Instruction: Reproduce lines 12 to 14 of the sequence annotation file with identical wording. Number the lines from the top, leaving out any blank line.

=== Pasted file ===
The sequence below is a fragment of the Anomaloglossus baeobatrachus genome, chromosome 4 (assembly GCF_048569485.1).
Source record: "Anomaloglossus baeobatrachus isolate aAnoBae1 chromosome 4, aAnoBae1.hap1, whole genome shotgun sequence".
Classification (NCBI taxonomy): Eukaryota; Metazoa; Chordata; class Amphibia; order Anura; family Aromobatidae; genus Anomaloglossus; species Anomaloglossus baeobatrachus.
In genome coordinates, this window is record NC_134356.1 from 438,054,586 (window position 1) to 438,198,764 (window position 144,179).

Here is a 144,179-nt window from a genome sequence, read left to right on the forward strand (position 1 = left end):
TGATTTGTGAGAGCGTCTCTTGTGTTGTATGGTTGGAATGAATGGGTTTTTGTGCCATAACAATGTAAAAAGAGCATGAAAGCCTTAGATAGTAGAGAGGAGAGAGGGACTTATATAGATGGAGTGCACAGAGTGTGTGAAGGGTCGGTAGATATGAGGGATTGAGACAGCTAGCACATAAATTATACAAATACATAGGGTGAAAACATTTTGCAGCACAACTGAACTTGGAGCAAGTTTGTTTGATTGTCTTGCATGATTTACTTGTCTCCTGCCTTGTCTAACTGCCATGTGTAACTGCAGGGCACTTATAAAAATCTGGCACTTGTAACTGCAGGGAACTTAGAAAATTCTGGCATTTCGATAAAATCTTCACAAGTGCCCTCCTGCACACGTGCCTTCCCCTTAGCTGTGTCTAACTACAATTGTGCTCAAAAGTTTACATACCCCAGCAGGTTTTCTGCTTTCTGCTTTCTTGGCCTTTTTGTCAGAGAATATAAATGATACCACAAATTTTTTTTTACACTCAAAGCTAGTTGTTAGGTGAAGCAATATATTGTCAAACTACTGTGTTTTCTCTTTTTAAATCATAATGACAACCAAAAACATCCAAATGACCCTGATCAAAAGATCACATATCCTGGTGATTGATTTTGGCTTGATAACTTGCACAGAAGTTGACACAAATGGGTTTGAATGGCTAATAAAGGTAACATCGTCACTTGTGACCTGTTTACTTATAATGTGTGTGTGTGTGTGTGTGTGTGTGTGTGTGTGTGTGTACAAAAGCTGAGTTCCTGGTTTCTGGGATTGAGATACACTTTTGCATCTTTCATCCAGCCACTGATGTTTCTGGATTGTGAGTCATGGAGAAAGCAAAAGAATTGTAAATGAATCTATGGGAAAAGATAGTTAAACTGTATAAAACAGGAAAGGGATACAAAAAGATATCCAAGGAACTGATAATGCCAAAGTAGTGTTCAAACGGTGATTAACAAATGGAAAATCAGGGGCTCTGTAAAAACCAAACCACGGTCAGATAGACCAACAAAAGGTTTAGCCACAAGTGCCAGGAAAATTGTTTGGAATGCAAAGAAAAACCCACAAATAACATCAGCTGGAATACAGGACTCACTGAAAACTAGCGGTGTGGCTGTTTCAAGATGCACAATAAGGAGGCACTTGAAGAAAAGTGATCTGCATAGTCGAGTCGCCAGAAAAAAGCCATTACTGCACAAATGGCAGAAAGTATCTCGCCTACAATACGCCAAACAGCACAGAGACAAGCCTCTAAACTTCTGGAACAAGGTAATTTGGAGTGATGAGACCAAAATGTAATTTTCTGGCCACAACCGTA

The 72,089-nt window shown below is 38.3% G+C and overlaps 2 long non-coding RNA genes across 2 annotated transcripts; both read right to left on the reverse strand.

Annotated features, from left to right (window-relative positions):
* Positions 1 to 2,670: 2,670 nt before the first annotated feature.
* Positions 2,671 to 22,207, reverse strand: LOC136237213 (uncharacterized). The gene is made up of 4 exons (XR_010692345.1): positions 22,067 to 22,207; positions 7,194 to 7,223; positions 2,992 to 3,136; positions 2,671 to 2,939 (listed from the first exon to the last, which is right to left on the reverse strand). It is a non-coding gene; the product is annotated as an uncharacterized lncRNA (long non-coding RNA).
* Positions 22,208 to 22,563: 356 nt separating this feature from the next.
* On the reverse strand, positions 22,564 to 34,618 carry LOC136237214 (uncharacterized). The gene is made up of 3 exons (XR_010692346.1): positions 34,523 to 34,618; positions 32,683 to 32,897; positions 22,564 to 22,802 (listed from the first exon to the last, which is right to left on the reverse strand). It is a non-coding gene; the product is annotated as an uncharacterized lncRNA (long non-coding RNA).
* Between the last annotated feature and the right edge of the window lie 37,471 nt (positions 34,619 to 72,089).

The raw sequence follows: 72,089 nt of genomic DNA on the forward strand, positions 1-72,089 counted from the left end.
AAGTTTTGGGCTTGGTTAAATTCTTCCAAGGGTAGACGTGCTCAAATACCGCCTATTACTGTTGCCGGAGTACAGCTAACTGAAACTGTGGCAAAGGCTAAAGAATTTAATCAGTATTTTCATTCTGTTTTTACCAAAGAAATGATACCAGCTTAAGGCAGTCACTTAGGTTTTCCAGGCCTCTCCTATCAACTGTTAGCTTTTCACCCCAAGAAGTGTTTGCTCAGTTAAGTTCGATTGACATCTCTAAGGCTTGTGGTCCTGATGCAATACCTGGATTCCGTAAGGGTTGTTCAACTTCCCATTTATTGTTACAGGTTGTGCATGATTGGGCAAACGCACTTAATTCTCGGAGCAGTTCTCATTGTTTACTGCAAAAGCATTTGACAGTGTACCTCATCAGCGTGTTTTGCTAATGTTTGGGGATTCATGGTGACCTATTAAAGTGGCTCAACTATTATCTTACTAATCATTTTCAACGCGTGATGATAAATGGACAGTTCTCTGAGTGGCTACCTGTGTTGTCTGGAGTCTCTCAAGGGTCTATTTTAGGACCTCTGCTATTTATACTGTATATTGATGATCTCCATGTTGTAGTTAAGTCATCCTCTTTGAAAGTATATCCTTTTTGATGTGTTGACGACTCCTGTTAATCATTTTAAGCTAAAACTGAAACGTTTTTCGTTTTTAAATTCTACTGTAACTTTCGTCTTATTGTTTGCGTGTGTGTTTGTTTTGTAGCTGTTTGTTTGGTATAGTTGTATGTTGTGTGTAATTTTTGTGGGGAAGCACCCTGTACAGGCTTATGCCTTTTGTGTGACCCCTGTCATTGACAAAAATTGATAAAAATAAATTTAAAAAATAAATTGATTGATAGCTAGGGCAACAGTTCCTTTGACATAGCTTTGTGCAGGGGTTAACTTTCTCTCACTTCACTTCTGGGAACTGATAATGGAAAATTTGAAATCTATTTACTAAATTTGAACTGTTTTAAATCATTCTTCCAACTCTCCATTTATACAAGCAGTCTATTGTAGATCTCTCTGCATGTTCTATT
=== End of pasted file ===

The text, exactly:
* On the reverse strand, positions 22,564 to 34,618 carry LOC136237214 (uncharacterized). The gene is made up of 3 exons (XR_010692346.1): positions 34,523 to 34,618; positions 32,683 to 32,897; positions 22,564 to 22,802 (listed from the first exon to the last, which is right to left on the reverse strand). It is a non-coding gene; the product is annotated as an uncharacterized lncRNA (long non-coding RNA).
* Between the last annotated feature and the right edge of the window lie 37,471 nt (positions 34,619 to 72,089).

The raw sequence follows: 72,089 nt of genomic DNA on the forward strand, positions 1-72,089 counted from the left end.